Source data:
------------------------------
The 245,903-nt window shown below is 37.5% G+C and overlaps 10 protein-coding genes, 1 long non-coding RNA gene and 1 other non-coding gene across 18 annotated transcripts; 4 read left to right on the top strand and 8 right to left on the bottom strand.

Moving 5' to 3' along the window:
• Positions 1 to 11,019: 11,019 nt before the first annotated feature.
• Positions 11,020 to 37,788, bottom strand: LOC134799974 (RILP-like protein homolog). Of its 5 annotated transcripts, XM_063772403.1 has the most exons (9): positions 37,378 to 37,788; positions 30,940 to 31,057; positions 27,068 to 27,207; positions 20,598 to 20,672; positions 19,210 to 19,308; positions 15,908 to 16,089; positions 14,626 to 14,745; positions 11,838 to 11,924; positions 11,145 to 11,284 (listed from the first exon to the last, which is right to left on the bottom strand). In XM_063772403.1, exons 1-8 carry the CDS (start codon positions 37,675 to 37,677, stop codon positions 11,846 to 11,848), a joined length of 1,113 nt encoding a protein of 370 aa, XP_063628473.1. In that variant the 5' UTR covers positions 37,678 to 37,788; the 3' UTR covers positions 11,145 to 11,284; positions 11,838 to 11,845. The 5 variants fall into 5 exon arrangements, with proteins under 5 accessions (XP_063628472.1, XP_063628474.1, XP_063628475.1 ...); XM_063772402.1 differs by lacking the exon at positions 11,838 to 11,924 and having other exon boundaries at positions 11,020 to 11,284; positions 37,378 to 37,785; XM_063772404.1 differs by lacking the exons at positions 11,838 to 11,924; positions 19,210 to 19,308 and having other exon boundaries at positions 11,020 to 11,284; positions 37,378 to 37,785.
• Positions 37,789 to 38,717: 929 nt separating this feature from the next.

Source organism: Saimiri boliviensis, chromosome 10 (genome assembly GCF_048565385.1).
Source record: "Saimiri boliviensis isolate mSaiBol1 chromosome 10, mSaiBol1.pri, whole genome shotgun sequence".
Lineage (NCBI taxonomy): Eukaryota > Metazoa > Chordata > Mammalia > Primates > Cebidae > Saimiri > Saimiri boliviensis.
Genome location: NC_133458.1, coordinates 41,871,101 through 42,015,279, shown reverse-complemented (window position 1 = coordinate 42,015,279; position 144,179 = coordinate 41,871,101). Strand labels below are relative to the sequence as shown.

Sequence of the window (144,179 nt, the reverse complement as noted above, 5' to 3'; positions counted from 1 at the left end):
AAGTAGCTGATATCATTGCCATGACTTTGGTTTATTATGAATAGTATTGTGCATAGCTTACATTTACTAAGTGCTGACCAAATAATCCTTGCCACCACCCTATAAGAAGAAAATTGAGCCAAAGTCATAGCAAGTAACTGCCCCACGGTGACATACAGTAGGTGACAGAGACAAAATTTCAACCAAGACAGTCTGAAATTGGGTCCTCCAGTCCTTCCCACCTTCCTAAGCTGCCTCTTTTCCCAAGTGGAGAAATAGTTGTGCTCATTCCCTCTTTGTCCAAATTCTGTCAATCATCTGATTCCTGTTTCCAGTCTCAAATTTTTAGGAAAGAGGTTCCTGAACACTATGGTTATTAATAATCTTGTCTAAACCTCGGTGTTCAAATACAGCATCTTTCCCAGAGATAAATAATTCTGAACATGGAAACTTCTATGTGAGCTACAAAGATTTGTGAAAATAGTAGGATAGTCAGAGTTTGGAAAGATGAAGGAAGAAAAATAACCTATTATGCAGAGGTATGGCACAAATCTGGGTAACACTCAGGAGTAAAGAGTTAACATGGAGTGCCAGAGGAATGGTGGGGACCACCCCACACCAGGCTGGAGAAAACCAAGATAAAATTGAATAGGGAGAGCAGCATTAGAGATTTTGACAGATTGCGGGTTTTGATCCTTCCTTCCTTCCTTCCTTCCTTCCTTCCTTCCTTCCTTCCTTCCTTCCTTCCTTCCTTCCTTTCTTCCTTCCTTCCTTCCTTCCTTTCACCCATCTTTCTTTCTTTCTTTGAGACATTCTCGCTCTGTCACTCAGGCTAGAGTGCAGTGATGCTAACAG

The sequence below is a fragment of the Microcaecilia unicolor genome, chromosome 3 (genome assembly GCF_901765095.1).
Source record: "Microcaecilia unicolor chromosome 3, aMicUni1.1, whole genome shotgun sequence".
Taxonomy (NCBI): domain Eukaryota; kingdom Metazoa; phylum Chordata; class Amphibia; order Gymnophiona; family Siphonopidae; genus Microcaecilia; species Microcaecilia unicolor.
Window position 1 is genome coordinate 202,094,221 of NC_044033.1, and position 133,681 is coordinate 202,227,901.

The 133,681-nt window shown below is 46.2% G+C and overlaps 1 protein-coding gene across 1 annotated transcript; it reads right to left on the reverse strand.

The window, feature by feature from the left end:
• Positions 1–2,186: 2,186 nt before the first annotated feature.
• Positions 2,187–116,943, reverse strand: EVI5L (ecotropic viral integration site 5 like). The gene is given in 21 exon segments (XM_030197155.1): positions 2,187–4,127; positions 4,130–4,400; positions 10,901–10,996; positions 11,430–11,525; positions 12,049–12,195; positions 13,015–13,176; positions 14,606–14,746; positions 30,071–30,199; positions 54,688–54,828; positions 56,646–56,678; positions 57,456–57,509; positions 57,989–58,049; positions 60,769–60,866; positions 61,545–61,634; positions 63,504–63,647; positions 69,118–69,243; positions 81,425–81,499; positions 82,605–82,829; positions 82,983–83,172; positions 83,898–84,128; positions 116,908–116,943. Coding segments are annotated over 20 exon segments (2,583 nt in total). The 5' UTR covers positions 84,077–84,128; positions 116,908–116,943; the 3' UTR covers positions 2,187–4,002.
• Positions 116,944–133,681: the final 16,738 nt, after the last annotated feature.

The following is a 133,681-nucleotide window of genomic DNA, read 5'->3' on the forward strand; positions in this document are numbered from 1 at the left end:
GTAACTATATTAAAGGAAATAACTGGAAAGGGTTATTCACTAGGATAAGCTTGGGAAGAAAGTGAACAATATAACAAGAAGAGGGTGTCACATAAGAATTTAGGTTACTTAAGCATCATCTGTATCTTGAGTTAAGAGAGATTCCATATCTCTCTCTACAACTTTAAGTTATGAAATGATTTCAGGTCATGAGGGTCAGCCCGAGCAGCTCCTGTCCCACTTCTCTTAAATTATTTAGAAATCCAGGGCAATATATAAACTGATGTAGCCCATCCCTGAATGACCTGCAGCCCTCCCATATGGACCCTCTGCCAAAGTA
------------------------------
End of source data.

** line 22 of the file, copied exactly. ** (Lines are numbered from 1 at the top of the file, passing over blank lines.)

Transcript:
GTAACTATATTAAAGGAAATAACTGGAAAGGGTTATTCACTAGGATAAGCTTGGGAAGAAAGTGAACAATATAACAAGAAGAGGGTGTCACATAAGAATTTAGGTTACTTAAGCATCATCTGTATCTTGAGTTAAGAGAGATTCCATATCTCTCTCTACAACTTTAAGTTATGAAATGATTTCAGGTCATGAGGGTCAGCCCGAGCAGCTCCTGTCCCACTTCTCTTAAATTATTTAGAAATCCAGGGCAATATATAAACTGATGTAGCCCATCCCTGAATGACCTGCAGCCCTCCCATATGGACCCTCTGCCAAAGTA